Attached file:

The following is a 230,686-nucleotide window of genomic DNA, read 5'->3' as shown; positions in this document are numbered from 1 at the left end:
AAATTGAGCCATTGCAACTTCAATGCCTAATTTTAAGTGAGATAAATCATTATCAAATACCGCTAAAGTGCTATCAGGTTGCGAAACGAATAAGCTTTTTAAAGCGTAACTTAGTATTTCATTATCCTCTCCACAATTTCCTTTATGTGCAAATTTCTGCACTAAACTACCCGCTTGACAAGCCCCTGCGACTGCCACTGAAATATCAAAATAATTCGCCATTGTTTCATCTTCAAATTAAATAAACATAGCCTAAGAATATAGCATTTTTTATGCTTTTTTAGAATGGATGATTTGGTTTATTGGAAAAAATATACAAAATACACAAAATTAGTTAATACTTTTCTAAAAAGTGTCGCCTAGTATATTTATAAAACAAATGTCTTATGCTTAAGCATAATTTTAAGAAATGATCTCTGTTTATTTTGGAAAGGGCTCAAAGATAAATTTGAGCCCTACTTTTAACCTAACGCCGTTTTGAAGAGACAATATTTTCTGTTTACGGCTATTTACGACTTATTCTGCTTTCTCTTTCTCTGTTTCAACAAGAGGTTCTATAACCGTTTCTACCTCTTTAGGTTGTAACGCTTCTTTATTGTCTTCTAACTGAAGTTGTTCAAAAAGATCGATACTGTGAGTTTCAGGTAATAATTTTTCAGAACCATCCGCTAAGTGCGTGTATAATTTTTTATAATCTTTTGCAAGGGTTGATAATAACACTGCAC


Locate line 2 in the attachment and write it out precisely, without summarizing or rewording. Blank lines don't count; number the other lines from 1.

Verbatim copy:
AAATTGAGCCATTGCAACTTCAATGCCTAATTTTAAGTGAGATAAATCATTATCAAATACCGCTAAAGTGCTATCAGGTTGCGAAACGAATAAGCTTTTTAAAGCGTAACTTAGTATTTCATTATCCTCTCCACAATTTCCTTTATGTGCAAATTTCTGCACTAAACTACCCGCTTGACAAGCCCCTGCGACTGCCACTGAAATATCAAAATAATTCGCCATTGTTTCATCTTCAAATTAAATAAACATAGCCTAAGAATATAGCATTTTTTATGCTTTTTTAGAATGGATGATTTGGTTTATTGGAAAAAATATACAAAATACACAAAATTAGTTAATACTTTTCTAAAAAGTGTCGCCTAGTATATTTATAAAACAAATGTCTTATGCTTAAGCATAATTTTAAGAAATGATCTCTGTTTATTTTGGAAAGGGCTCAAAGATAAATTTGAGCCCTACTTTTAACCTAACGCCGTTTTGAAGAGACAATATTTTCTGTTTACGGCTATTTACGACTTATTCTGCTTTCTCTTTCTCTGTTTCAACAAGAGGTTCTATAACCGTTTCTACCTCTTTAGGTTGTAACGCTTCTTTATTGTCTTCTAACTGAAGTTGTTCAAAAAGATCGATACTGTGAGTTTCAGGTAATAATTTTTCAGAACCATCCGCTAAGTGCGTGTATAATTTTTTATAATCTTTTGCAAGGGTTGATAATAACACTGCAC